The path for a manuscript from submission to publication is very similar for most publishers. The process comes down to a common path that looks something like this:
submission -> review -> reject / assign editors -> [*] assign reviewers -> review -> accept / revise (return to [*]) / reject -> production -> publish
That’s about it. There is not much difference between publishers from a bird’s eye point of view.
The difference between each publisher’s workflow comes down to:
- how they divvy up the work between people
- cultural oddities
The first issue, divvying up work, is pretty interesting because you might expect a typical role, such as Handling Editor to be the same from one journal to another. But… that’s not the case. Who does what is very organisationally specific regardless of the titles of the actors. It’s not so much that the total work done is very different, rather the scope of each role varies wildly from one journal to another. The scope of each role is most often determined by cumulative legacy workflow decisions and technology choices over many years. For example, each Journal uses an assortment of tools, from google docs to wikis, to augment their manuscript submission system. So the scope of all the current roles is directly affected by this. Consequently, if you design a new system which prescriptively maintains the current scope of actions of a role, then you are hardcoding the mistakes of the past and not enabling the roles to optimise over time. In my opinion, it’s imperative to build systems where the scope of roles can be easily changed. This will allow new ways of working to evolve and the chaff can drop off as the staff realise it is no longer needed.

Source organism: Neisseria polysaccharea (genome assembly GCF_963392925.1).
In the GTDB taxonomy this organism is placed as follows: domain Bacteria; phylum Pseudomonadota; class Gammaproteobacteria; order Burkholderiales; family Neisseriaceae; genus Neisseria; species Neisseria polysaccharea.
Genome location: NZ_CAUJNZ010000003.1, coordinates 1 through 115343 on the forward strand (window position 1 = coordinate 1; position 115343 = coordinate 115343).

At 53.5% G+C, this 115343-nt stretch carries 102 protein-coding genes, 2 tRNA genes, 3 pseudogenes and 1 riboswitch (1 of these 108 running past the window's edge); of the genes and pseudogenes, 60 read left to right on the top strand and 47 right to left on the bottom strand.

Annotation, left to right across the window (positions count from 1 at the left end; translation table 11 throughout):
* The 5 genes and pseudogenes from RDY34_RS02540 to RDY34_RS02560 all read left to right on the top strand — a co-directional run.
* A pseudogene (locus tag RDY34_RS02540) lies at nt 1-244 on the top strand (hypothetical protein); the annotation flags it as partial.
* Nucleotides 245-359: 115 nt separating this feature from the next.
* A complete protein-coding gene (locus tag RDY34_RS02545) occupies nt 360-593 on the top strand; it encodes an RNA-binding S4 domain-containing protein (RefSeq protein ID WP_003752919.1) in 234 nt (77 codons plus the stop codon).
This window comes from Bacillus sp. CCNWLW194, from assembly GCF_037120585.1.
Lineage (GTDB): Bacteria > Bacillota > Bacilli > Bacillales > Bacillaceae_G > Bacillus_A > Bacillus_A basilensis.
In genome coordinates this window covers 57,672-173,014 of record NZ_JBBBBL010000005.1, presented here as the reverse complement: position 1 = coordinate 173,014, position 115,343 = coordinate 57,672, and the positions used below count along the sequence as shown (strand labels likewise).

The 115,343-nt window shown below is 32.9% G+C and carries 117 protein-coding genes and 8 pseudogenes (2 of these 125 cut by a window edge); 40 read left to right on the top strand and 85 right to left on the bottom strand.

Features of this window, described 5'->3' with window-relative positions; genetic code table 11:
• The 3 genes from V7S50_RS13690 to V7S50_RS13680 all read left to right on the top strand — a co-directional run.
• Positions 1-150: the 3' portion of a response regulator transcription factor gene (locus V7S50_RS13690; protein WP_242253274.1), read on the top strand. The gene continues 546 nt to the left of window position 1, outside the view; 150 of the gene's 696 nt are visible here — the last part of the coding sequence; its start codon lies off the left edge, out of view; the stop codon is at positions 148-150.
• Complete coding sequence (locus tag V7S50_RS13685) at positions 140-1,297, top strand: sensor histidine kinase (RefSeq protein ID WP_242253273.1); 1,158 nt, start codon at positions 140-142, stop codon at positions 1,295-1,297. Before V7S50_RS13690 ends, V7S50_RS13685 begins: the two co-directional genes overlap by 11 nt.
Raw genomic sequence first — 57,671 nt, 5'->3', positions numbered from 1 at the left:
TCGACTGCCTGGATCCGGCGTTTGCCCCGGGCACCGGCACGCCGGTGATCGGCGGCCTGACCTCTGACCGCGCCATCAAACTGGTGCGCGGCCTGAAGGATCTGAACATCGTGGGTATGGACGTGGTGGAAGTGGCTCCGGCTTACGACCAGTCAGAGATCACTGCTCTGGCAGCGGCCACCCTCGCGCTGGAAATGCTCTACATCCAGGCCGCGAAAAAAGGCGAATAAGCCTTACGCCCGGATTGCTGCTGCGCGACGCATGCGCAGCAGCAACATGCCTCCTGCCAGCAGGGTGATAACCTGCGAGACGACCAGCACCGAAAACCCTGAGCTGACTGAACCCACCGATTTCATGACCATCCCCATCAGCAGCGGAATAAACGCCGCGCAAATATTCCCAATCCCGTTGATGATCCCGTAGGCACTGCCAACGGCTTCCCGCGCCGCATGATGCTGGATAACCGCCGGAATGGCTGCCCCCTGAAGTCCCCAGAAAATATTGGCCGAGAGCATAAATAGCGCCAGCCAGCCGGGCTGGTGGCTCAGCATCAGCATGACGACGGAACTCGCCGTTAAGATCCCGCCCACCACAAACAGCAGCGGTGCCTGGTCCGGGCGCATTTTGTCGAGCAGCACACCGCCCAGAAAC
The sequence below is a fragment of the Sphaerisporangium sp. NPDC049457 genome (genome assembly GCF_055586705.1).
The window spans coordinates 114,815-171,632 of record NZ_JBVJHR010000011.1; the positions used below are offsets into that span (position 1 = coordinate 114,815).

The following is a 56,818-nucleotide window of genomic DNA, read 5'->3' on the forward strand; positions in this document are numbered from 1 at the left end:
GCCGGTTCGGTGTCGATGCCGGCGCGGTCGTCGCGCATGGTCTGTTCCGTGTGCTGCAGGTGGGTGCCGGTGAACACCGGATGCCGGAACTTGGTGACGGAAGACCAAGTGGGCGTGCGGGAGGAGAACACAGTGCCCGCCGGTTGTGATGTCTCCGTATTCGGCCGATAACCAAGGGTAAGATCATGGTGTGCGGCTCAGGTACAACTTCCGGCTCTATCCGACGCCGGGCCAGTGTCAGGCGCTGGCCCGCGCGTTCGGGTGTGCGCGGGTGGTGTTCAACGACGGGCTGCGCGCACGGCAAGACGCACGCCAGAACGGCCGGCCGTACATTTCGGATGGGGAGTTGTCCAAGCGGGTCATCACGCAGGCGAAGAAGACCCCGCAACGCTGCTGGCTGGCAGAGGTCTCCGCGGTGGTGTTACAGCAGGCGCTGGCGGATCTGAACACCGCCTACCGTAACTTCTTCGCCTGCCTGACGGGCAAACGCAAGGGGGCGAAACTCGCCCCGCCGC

The second item, cultural oddities, is also interesting. Each journal has some part of their workflow that is peculiar to them. At a certain point actor x has to do something. It is generally not a huge deviation from a common path, but it exists and is significant. A senior academic, for example, may need to bless and article before it is finally published. Or the Handling Editors need to discuss an issue on a paper before they advance it to the next stage. It could be a one of a number of things. The point is, if you are designing a new system, it is easy to see these oddities as complexities to the workfow and it can be difficult to work out what the workflow actually is. It can seem enormously complex. However, the reality is that these are small deviations from a generic common path (as described above). If you can see this, then you can see the simplicity of the process and it is far easier to see these oddities as a kind of exception that needs to be accounted for rather than a major deviation in the path of the document. It makes designing systems a lot easier.